I am trying to figure out the differences between all of these forms listed below. The examples are all part of these two pages:

  1. -te + iku

    I think I’ll continue to try my best from now on.

  2. ippou da

    Global environment is getting worse year after year.

    "Continues to" as in "more and more"

  3. bakari

    The baby keeps crying.

    Maybe more like: "The baby is only crying."

  4. bakari da

    The wound keeps getting deeper.

    "Becoming more and more"

  5. masu-stem + tsudukeru

    Keep walking!

  6. -te + kuru

    This tradition has continued for hundreds of years.

1 Answer 1

  • te-form + いく: By its nature, it has the meaning of "from now on". See: Difference between -ていく and -てくる
  • te-form + くる: It has the meaning of "up until now". See the link above, and this.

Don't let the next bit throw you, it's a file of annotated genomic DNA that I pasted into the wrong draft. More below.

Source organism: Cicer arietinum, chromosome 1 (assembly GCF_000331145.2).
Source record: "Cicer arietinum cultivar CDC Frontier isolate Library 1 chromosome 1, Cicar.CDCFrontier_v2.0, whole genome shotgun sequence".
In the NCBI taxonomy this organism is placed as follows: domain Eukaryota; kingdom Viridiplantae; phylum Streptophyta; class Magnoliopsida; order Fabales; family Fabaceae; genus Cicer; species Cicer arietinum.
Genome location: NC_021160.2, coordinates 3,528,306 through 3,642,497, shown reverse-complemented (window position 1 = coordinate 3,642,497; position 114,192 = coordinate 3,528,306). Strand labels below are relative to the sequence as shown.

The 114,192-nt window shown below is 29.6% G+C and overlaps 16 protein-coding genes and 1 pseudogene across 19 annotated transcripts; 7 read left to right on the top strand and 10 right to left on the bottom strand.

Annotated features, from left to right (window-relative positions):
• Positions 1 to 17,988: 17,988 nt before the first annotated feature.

• masu-stem + 続ける: An explicit way to say "to continue". Use it sparingly because ~ていく/~てくる/~ている is often enough.

The rest are less common than the above.

  • dictionary-form + 一方だ: As the word 一方 (one direction) suggests, this describes something is gradually changing to one direction. You can say 増える一方だ or 改善する一方だ but not 勉強する一方だ or 走る一方だ.
  • te-form + ばかり: It has a negative connotation and implies someone is keep doing something worthless. We often hear 寝てばかり, 遊んでばかり and 食べてばかり, but you can even say 働いてばかり when you don't want someone to keep working too hard.
  • dictionary-form + ばかり: Similar to 一方, but it's uncommon and a bit stiff, and is usually used in a negative way. 給料は増える一方だ and 給料は減るばかりだ are okay, but 給料は増えるばかりだ sounds weird.

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